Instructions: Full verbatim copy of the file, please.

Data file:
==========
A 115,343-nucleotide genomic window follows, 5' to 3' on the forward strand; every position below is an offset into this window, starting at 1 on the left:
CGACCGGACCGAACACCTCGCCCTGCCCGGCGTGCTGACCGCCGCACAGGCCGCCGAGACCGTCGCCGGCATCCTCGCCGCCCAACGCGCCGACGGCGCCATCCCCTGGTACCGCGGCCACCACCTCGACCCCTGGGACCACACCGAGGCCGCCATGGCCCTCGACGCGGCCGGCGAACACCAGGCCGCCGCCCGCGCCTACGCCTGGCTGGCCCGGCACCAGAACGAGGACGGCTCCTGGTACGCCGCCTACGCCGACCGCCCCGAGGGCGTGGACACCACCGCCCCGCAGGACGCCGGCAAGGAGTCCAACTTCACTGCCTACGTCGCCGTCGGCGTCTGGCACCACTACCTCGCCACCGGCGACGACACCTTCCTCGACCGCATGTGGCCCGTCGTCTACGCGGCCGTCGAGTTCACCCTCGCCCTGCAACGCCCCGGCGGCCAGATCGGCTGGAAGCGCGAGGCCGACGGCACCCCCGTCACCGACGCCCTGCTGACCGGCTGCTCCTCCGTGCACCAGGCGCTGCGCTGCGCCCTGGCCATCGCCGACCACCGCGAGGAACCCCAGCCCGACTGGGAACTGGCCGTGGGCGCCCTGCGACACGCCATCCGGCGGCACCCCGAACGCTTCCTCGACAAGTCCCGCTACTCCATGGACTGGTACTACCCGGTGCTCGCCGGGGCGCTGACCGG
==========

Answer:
A 115,343-nucleotide genomic window follows, 5' to 3' on the forward strand; every position below is an offset into this window, starting at 1 on the left:
CGACCGGACCGAACACCTCGCCCTGCCCGGCGTGCTGACCGCCGCACAGGCCGCCGAGACCGTCGCCGGCATCCTCGCCGCCCAACGCGCCGACGGCGCCATCCCCTGGTACCGCGGCCACCACCTCGACCCCTGGGACCACACCGAGGCCGCCATGGCCCTCGACGCGGCCGGCGAACACCAGGCCGCCGCCCGCGCCTACGCCTGGCTGGCCCGGCACCAGAACGAGGACGGCTCCTGGTACGCCGCCTACGCCGACCGCCCCGAGGGCGTGGACACCACCGCCCCGCAGGACGCCGGCAAGGAGTCCAACTTCACTGCCTACGTCGCCGTCGGCGTCTGGCACCACTACCTCGCCACCGGCGACGACACCTTCCTCGACCGCATGTGGCCCGTCGTCTACGCGGCCGTCGAGTTCACCCTCGCCCTGCAACGCCCCGGCGGCCAGATCGGCTGGAAGCGCGAGGCCGACGGCACCCCCGTCACCGACGCCCTGCTGACCGGCTGCTCCTCCGTGCACCAGGCGCTGCGCTGCGCCCTGGCCATCGCCGACCACCGCGAGGAACCCCAGCCCGACTGGGAACTGGCCGTGGGCGCCCTGCGACACGCCATCCGGCGGCACCCCGAACGCTTCCTCGACAAGTCCCGCTACTCCATGGACTGGTACTACCCGGTGCTCGCCGGGGCGCTGACCGG